Regarding the third prong of its argument, the ACLU memo also stated that the call-tracking program chilled First Amendment conduct, due to the likelihood that whistleblowers and potential ACLU clients would be dissuaded from contacting the organization. According to the brief, “Any person hoping to approach (the ACLU) with proof of official misconduct would be understandably wary knowing that the government receives, almost in real time, a record of every telephone call.” Because of its lack of limits, the ACLU characterized the program’s chilling effect as occurring “on a scale without ready comparison.”

Government response

The government also filed a brief on August 26, 2013, seeking dismissal of the case. It put forward a five-point argument in support of its position:

1. First, the government sought to cast doubt on whether the ACLU was able to properly bring suit, due to a lack of “actual damages”;

2. The government also noted that Congress never provided for federal district court review of claims brought against Section 215 orders;

3. Additionally, the government’s memo stated that its call-tracking program was, in fact, authorized by law, and that Section 215 of the PATRIOT Act provided a sufficient legal basis for the program;

4. Its memo claimed that the call-tracking program did not implicate the Fourth Amendment, since it did not cover records in which people had a reasonable expectation or privacy;

5. Finally, the memo asserted that the ACLU’s claims of a “chilling effect” on associational activity lacked a substantive basis, and that the ACLU offered no evidence to show that the call-tracking program was intended to curtail constitutionally protected activities.

Argument for dismissal

The government’s brief characterized the ACLU’s suit as an “attempt to invalidate an important element of the Government’s efforts to protect the Nation from the very real and unrelenting threat of terrorist attack.” Its memo noted that the ACLU failed to “state claims on which relief can be granted” and that the court hearing the case lacked jurisdiction. “Thus,” the memo asserted, “the Complaint should be dismissed.”

Lack of standing

The government’s memo first challenged the ACLU’s standing to sue, claiming that the injuries alleged by the group were “entirely speculative.” The memo turned to the FISC’s collection order to buttress its argument. It noted that the order provided that collected telephone metadata could only be searched (or “queried”) in conjunction with “reasonable, articulable suspicion” related to foreign intelligence or terrorist activities. Thus, the government claimed, any broader impacts upon the ACLU were the subject of mere conjecture.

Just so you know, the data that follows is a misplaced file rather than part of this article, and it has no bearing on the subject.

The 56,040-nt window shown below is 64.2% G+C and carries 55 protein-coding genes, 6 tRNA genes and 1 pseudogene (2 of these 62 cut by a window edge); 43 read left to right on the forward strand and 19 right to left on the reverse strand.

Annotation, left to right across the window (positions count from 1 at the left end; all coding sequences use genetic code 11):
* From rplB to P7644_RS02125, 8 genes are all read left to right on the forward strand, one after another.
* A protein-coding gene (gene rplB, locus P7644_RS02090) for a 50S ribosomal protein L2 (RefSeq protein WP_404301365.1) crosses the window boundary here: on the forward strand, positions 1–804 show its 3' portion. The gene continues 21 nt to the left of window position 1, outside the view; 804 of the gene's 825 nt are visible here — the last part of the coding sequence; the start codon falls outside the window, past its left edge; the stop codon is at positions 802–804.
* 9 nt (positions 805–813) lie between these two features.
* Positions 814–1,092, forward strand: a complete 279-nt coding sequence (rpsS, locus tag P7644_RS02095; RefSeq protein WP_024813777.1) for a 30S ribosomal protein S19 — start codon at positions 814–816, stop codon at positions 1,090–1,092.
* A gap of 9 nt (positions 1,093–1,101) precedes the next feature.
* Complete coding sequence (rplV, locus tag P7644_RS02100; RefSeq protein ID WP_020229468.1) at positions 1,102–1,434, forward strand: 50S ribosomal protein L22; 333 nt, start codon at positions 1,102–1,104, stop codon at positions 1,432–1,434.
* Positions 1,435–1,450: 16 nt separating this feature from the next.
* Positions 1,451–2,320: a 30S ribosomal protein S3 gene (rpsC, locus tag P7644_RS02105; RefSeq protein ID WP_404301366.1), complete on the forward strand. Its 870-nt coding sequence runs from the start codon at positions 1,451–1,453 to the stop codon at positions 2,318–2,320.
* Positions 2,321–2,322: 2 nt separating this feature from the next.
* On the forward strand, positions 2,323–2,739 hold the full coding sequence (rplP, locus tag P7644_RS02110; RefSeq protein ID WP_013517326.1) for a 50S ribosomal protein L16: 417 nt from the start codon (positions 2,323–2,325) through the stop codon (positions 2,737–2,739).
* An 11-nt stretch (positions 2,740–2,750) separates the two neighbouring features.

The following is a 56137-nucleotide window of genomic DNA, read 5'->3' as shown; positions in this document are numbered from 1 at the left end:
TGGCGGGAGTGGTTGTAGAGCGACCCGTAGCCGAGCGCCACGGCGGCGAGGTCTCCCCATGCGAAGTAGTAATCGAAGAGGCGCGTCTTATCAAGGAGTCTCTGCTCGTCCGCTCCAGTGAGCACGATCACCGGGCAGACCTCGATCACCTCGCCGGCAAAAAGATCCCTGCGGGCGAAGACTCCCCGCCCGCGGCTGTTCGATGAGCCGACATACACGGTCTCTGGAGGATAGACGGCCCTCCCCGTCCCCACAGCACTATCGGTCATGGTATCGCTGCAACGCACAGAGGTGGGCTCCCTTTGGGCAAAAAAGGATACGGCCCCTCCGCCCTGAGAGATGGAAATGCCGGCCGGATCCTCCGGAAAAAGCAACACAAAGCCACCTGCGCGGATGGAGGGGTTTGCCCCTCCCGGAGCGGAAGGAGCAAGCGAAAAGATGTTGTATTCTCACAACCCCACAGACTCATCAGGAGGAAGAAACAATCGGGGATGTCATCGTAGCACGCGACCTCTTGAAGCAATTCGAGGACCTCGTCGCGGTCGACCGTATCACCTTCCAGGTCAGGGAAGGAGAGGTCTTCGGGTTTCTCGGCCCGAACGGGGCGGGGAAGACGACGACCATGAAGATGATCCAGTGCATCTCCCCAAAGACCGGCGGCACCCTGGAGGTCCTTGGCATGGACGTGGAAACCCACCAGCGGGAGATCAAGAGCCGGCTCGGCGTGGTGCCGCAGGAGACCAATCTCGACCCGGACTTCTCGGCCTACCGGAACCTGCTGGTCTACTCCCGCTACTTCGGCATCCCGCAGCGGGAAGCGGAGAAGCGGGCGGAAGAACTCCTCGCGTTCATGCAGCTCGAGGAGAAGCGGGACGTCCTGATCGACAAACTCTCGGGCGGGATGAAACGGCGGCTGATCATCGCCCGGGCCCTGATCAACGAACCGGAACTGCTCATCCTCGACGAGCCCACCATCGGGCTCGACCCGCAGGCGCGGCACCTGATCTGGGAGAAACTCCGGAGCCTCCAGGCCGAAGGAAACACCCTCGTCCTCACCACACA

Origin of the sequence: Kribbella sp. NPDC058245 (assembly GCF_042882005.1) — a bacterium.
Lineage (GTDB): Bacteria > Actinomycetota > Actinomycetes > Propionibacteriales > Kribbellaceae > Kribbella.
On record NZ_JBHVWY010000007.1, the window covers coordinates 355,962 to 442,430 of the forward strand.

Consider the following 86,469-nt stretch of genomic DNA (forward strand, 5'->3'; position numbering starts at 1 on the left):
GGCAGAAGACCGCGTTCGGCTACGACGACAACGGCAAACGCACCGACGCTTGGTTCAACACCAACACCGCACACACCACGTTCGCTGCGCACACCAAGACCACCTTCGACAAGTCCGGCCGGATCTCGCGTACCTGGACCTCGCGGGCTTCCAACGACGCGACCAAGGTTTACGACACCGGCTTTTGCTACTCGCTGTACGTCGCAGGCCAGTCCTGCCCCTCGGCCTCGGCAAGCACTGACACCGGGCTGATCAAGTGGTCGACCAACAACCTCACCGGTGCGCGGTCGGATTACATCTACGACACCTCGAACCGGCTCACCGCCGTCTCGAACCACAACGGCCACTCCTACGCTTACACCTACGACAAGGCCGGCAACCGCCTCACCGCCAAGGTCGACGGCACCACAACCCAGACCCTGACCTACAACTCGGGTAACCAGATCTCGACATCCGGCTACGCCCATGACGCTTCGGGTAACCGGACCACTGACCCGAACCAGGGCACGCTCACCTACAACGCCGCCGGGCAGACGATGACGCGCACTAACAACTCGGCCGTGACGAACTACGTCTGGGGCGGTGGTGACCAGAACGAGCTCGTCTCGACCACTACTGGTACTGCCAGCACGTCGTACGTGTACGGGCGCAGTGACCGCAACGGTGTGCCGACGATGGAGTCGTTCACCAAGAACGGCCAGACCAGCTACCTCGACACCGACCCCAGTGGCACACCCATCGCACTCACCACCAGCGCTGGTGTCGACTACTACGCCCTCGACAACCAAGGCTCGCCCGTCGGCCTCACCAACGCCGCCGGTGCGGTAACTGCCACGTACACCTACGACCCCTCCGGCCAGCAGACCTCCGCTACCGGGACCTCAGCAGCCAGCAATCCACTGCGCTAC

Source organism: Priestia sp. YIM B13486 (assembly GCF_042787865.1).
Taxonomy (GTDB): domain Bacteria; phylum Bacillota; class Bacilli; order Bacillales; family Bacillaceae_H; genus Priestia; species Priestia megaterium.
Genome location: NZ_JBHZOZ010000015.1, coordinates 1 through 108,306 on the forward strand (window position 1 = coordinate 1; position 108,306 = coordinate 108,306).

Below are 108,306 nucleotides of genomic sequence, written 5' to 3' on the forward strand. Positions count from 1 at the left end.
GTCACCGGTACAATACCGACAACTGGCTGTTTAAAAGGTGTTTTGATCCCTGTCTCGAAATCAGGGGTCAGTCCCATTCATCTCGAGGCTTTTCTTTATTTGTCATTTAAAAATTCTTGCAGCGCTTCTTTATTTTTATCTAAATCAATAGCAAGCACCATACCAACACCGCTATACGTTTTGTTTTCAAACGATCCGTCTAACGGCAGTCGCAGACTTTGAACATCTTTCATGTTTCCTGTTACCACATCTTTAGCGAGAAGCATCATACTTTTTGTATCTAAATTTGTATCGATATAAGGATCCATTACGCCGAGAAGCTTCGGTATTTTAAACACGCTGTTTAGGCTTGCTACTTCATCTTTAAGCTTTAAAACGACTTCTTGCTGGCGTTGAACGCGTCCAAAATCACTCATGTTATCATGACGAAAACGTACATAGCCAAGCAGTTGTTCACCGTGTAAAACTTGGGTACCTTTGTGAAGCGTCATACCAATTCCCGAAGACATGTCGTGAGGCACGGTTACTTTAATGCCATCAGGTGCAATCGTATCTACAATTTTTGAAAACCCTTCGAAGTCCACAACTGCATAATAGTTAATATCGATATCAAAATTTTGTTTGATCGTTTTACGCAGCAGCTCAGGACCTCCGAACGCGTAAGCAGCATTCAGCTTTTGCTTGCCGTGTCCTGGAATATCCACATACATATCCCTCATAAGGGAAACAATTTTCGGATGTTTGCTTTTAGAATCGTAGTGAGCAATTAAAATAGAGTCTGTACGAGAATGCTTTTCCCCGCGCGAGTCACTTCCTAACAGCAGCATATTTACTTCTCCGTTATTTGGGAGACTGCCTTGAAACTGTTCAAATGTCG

Lack of jurisdiction

The government further asserted that in creating the FISC court system under the Foreign Intelligence Surveillance Act (FISA), Congress intended to preclude foreign intelligence issues from being heard in federal district court. Likewise, the government maintained that Congress, through the PATRIOT Act, did “not provide for review of Section 215 orders at the behest of third parties” like the ACLU.

Statutory basis for program

The government contended that its broad application of Section 215’s “relevance” language was reasonable, based on an expansive definition of “relevance” found in several federal court cases, plus an alleged awareness by Congress of the scope of this definition. Thus, the government maintained that the bulk collection of telephone metadata was authorized by Section 215 and therefore legal. Its memo further noted that Congress reauthorized Section 215 even after its members were made aware that the government was construing the statute’s language to cover bulk metadata collection.

No Fourth Amendment violation

The government maintained that the Supreme Court’s Smith v. Maryland opinion was still good law as applied to bulk metadata collection, and that it provided a rationale for the collection of third party telephone records even though the call-tracking program was of a much larger scale that the collection in Smith. According to the government’s memo, metadata collection under the call-tracking program was not a search since it involved records held by third parties, rather than by the plaintiffs in the case. The government further stated that even presuming that such collection constituted a search, the search would be reasonable in light of its purpose (preventing terrorist attacks).

No First Amendment violation

The government’s memo tied the ACLU’s First Amendment claim to its Fourth Amendment claim. It maintained that since the call-tracking program comported with the Fourth Amendment, any claim that it violated the First Amendment would also fail. The government also noted that the ACLU offered no substantive evidence in support of its claims of a First Amendment “chilling effect.”